Sunday, February 09, 2014

***Poet’s Corner- Langston Hughes 

From The Pen Of Frank Jackman

February is Black History Month

Trumpet Player

Trumpet Player

The Negro
With the trumpet at his lips
Has dark moons of weariness
Beneath his eyes
where the smoldering memory
of slave ships
Blazed to the crack of whips
about thighs

The negro
with the trumpet at his lips
has a head of vibrant hair
tamed down,
patent-leathered now
until it gleams
like jet-
were jet a crown

the music
from the trumpet at his lips
is honey
mixed with liquid fire
the rhythm
from the trumpet at his lips
is ecstasy
distilled from old desire-

that is longing for the moon
where the moonlight's but a spotlight
in his eyes,
that is longing for the sea
where the sea's a bar-glass
sucker size

The Negro
with the trumpet at his lips
whose jacket
Has a fine one-button roll,
does not know
upon what riff the music slips

It's hypodermic needle
to his soul
but softly
as the tune comes from his throat
mellows to a golden note

Langston Hughes

Shorty Blast (not his real name , his stage moniker that was all, the reason for the ruse will be mentioned below but was since he was working the New York café society crowd and needed to have a cabaret license a necessary moniker ) dreamed his eternal great big fat immense high white note dream, dreamed it incessantly, dreamed it right then while he was playing, horn splish-splash playing, just kicks riff and raffs, little be-bop, be-bop nothings that got the customers attention and a certain nod, maybe a sent-over scotch, like the brethren knew, hell, knew anything about high white notes or anything. Just then he was dribbling for the early arrivers (and early leavers, the six in the morning wakers, hah, his bedtime, jesus what do they do all day but wait upon the night, their own version of the high white note night), the quick scotch and soda crowd before the night bleeds, bleeds all Mayfair white around eleven (and the real stuff, after hours after two, when the clubs let out and the boys play for each other, and to beat each other, to tag off some phantom riffs ) at this Red Fez gig that he had been working, working for a couple of months now to keep body and soul together and to keep Mister Landlord, a not very understanding fellow, from his door, and to keep the former Mrs. Blast far, far away from his door (and his latest paramour, Miss Lucille Pratt close). Yes, he dreamed of that high white note, dreamed when or where or how it would come but never, never that it would not come because , he, frankly, frankly you hear, brothers and sisters, had the sheer lung power and muse-magic to turn that big fat note on a dime.

And so this night, this could be night, Shorty did, as he always work did, once he had a few house scotches in him, or maybe some godsend reefer to change the pace if one of the boys scored (he, having been burnt once with a small container and done a couple up at state prison was not the scorer any more, no way, not that dream note still out there). He knew that the note could come out at the Red Fez, the Hi Hat Club, maybe at some wicked jam at LoJo’s, or even while he was up in his tenement room, practicing ,when Miss Lucille was not around since when Miss Lucille was around, around with her wanting habits on, even Gabriel did not want to blow some funky horn but no way, no way in hell was that note coming out in Ossining town, no way, was to go into a certain state, a certain state where he was not really in the Red Fez , he was not playing for crowds, early or late, was not even in the present time but back to Mother Africa times, to Pharaoh times if anybody was asking, okay.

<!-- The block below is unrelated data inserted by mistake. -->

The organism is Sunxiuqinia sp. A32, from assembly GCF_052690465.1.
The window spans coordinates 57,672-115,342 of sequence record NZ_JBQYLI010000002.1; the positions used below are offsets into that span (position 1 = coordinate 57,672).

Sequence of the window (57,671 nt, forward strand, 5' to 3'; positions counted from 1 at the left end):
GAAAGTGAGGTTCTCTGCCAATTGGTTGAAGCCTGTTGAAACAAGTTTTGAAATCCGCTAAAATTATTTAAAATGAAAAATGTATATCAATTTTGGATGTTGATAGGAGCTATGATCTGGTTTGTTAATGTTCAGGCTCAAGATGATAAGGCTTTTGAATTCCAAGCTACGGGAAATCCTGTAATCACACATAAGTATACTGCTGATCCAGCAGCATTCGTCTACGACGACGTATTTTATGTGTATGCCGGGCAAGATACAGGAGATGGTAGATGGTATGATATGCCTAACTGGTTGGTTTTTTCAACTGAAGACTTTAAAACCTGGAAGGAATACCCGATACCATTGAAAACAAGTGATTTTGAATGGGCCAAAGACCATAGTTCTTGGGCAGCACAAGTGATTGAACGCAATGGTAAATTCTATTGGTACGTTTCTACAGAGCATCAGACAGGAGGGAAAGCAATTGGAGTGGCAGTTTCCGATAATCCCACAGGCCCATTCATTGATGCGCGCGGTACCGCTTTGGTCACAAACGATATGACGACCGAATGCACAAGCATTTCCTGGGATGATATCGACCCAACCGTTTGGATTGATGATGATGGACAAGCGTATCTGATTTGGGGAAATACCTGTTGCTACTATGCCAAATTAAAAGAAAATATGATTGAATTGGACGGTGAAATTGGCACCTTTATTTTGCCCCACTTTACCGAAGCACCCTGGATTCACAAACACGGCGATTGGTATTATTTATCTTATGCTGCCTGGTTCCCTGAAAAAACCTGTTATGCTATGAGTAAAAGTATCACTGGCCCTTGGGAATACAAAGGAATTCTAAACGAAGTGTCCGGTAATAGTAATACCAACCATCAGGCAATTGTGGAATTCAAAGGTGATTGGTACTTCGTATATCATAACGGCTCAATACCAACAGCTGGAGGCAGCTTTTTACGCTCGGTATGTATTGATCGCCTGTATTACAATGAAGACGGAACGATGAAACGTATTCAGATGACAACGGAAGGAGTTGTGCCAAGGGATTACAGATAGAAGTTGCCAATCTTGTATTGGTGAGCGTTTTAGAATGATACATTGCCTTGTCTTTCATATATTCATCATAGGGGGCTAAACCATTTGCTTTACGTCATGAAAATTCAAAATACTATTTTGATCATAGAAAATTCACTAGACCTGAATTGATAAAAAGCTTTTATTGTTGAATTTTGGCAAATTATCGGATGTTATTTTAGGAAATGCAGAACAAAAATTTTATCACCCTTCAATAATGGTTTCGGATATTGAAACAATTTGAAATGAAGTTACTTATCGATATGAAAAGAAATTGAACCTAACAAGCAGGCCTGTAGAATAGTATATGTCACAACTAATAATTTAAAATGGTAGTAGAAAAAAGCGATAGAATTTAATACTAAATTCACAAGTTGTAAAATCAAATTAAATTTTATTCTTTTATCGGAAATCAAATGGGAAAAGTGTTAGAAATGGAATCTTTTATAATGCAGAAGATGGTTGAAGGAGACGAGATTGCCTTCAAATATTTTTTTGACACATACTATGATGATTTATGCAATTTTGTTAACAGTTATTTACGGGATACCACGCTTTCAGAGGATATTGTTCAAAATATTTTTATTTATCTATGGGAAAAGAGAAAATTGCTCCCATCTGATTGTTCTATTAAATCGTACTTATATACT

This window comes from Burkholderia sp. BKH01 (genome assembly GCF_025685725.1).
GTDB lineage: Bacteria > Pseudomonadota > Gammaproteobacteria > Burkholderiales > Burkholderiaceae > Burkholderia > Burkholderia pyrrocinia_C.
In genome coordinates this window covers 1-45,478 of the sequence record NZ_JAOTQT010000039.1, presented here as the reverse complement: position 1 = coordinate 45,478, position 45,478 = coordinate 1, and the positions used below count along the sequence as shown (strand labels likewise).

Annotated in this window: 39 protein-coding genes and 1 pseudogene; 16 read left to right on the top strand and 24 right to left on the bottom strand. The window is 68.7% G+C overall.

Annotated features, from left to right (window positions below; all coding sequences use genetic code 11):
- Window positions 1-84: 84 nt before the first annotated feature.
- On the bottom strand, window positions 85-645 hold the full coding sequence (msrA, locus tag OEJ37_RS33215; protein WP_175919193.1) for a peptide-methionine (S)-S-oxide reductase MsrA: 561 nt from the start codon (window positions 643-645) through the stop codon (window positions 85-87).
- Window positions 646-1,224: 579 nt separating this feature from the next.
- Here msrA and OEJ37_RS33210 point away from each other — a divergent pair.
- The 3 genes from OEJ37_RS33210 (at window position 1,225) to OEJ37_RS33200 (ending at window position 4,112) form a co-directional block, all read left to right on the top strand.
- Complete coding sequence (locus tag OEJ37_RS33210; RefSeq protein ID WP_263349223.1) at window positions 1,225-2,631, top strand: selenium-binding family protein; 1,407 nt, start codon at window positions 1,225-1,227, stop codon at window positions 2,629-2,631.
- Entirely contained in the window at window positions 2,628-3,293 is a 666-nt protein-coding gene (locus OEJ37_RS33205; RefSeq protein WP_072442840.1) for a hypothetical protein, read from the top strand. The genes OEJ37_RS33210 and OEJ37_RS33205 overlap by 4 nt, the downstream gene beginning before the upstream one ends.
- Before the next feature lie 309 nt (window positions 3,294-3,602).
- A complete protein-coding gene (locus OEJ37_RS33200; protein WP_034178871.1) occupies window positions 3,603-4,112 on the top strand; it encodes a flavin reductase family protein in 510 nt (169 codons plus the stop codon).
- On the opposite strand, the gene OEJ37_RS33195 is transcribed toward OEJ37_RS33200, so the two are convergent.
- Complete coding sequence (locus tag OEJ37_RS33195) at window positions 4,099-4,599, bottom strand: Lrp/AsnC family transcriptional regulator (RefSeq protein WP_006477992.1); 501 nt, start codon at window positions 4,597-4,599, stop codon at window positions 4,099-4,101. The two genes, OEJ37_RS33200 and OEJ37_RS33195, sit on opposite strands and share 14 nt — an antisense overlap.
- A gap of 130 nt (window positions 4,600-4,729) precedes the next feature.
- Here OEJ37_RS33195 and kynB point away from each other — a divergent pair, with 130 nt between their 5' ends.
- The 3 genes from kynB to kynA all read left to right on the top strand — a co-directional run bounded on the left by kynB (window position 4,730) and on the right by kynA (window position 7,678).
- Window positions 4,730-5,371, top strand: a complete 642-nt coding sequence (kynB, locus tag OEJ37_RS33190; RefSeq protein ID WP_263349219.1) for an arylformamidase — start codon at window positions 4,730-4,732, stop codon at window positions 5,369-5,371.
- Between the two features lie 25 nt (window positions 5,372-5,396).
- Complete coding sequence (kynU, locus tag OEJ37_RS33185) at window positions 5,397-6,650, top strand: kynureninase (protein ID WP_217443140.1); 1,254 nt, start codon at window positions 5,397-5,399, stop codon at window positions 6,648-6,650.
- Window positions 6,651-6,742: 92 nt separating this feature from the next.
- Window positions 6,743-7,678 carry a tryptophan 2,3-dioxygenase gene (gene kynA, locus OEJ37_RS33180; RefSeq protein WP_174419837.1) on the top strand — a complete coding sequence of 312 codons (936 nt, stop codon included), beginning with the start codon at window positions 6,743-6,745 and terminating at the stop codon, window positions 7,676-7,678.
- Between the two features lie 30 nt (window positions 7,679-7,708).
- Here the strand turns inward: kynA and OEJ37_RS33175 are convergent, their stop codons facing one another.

That Pharaoh time kick had stayed with him since about the sixth grade, yes, it was the sixth grade when he and his older brother (now resting in some European graveyard after having spilled his black brother blood against that damn Hitler) and he, they , were mesmerized by the Egyptian exhibit at the Museum Of Fine Arts in Boston where they grew up complete with pharoanic statues and wondered , wondered out loud about those slave days, about the winds rushing across the Nile, about the rapid river run of the Nile, and about some ancient sound, a sound that sounded very much like the sound that would be produced by that high white note, the note that would bring down pharaoh, bring down Mister’s thousand acre cotton fields, bring down Mister James Crow, bring down that silky smooth Mayfair swell crowd that was starting to fill up the place just then. And so Shorty played, played like Pharaoh was coming to get him, coming to take his deep breath away…

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